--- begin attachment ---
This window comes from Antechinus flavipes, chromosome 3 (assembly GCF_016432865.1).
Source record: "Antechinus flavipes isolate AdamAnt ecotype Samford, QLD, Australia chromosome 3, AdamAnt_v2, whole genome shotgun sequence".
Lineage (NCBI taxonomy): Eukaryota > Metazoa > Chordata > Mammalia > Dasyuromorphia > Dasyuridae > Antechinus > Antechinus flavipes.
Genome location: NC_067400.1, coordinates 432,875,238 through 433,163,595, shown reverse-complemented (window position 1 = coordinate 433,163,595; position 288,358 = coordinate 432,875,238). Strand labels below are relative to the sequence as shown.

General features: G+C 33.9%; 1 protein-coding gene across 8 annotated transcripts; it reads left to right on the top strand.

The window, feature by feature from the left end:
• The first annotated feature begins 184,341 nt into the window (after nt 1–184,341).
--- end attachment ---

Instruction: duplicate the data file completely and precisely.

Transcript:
This window comes from Antechinus flavipes, chromosome 3 (assembly GCF_016432865.1).
Source record: "Antechinus flavipes isolate AdamAnt ecotype Samford, QLD, Australia chromosome 3, AdamAnt_v2, whole genome shotgun sequence".
Lineage (NCBI taxonomy): Eukaryota > Metazoa > Chordata > Mammalia > Dasyuromorphia > Dasyuridae > Antechinus > Antechinus flavipes.
Genome location: NC_067400.1, coordinates 432,875,238 through 433,163,595, shown reverse-complemented (window position 1 = coordinate 433,163,595; position 288,358 = coordinate 432,875,238). Strand labels below are relative to the sequence as shown.

General features: G+C 33.9%; 1 protein-coding gene across 8 annotated transcripts; it reads left to right on the top strand.

The window, feature by feature from the left end:
• The first annotated feature begins 184,341 nt into the window (after nt 1–184,341).